As insanely cool as video programs are, once in a while you need to turn your back on them and do some system clean-up. If you are on Windows, I strongly suggest taking a look at iolo’s System Mechanic 11. System Mechanic 11 is a suite of tools designed to clean your system, speed-up your system, and keep your registry in tip-top shape.
When you first start System Mechanic 11, a.k.a. SM11, you see a splash screen showing what’s new in the current version, a customer welcome and tutorials on how to use the software.
The bottom of the screen has a skip-this-screen button, as well as a check-box to never show that screen again. Skipping the opening screen brings you to the main dashboard.
Here you see the overall health of your system, as well as the various tools. Underneath the overview is a button that says Analyze now, with an arrow on the side. Clicking the arrow gives you a choice between a quick analysis, taking 1-2 minutes, and a deep analysis, taking 6-7 minutes. Quick checks the registry, unwanted start-up items, and checks the machine for clutter, such as temp files. Deep analysis looks for system clutter, registry problems, unwanted start-up files, and the health of the hard drives, including optimization. Because of the length of time it takes to test large hard drives, it gives you the option to skip this test. Be warned, once you start testing the hard drive, you cannot cancel it. SM11 also gives you this warning before you commit.
Once the analysis is complete, it alerts you to the problems it has found, with the option to fix everything, fix the selected, or do nothing. In my case I had some defragmentation of the system drive, fifteen registry problems and 200 mb worth of clutter. It also alerted me to 16 potentially unwanted start up programs, giving me the option to start the Optimize Windows Startup wizard, or hide that warning from appearing again. I chose to fix the current problems, and ignored the start up files for a rainy day.
Underneath dashboard are four different types of tools. Activecare consists of automated tasks to do on start-up. These include defraging the memory, optimizing the system drive, optimize internet configuration, optimize start-up configuration, defrag and compact the registry, repair hard drive errors, repair broken internet connections, repair broken shortcuts, and repair registry problems.
Also included are automatically cleaning up system clutter (i.e. temp files), backing up the registry and repair any security vulnerabilities. And finally, auto download and installation of tune-up definitions. Each of these can be activated or deactivated depending on your whims. Next in internet security, which checks to see if you have anti-virus running and if a firewall is running.
Next is toolbox. In the toolbox you have two choices: all-in-one tools or individual tools. The all-in-ones include PC Accelerator, PC Repair, PC Cleanup and PC Security. Each one runs multiple tools for the topic covered. Or run all four at once, called PC TotalCare. You can also run tools individually. This is a rather lengthy list, divided by sections from Increase Performance to Manage Add-ons. The upshot is that there are over 30 individual tools to help your system perform at it’s peak. Finally on the side list are the reports, giving you the history of what SM11 has done, as well as the status of your system broken down by drive space, system memory and start-up programs running.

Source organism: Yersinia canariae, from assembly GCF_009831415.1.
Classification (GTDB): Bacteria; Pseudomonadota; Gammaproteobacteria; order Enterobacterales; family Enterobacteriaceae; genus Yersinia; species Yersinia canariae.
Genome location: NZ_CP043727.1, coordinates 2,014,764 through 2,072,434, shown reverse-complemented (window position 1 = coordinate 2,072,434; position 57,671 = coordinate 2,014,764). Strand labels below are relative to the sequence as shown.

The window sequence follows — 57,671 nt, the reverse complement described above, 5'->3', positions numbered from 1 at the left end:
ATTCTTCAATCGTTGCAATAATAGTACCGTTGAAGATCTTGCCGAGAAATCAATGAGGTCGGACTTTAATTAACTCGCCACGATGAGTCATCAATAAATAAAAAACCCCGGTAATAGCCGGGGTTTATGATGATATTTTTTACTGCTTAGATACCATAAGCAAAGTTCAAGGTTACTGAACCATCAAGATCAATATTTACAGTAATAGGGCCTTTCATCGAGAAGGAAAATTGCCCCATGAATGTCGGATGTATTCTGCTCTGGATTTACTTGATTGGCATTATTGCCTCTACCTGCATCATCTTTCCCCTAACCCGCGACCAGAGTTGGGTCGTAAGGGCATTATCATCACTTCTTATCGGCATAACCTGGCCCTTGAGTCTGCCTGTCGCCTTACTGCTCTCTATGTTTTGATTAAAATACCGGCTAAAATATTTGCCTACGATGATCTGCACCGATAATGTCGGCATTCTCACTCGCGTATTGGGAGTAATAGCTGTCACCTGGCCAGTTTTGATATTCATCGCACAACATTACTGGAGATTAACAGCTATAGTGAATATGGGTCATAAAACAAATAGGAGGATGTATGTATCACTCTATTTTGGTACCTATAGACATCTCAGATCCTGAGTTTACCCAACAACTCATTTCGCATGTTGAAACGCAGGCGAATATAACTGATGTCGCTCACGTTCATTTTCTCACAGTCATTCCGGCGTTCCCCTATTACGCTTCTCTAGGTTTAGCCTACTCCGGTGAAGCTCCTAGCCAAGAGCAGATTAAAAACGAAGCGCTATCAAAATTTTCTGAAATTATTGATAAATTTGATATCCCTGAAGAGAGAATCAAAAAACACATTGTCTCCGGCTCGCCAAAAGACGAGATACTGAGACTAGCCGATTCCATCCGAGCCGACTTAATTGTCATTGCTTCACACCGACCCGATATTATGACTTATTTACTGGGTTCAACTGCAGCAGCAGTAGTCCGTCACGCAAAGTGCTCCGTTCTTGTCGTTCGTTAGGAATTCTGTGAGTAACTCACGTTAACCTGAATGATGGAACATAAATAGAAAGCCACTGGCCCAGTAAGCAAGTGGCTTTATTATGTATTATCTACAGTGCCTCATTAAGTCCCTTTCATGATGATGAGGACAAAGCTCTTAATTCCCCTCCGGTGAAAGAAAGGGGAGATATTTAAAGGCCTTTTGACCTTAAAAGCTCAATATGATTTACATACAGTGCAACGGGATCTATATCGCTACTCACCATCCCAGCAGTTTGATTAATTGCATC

I particularly like the Startup Optimizer. This let’s you go through the programs that start as part of Windows that you may not need. I personally don’t need the Windows Media Center Scheduler Service, used to start and stop TV show recording in Windows Media Center, in my day-to-day editing. This turns it off, with the option to turn it back on if the need arises. I freed up a small chunk of memory turning off unneeded programs, as well as boosted my start-up time.
Other tools I like include the CRUDD Remover, which removes duplicate programs and the EnergyBooster, which turns off unused background programs (why run a print spooler if there is no printer attached to the machine?). There is also the DriveAccelerator, which defrags hard drives, and the Program Accelerator, which according to SM11 “re-align[s] programs and their dependent files on the hard drive to speed up program launch time and overall responsiveness.” There is also the SSD Accelerator, for solid-state drives.
I like the simplicity of the interface. I like being able to have more control of my editing computer. SM11 works with all versions of Windows, even the upcoming Windows 8. I like also like the price.
System Mechanic 11 is subscription-based. The base price is $39.99 for the download, and then $20.00 each additional year. Program updates are included in the price, as well as definition updates. When I started using System Mechanic, it was version 10. The good news is you can run it on as many computers as you have in your home. My wife’s laptop, my daughter’s laptop, my netbook, my edit system, the dog’s laptop, all covered under one license. And you can add additional time whenever you want.
System Mechanic 11 – check it out here. Happy cutting.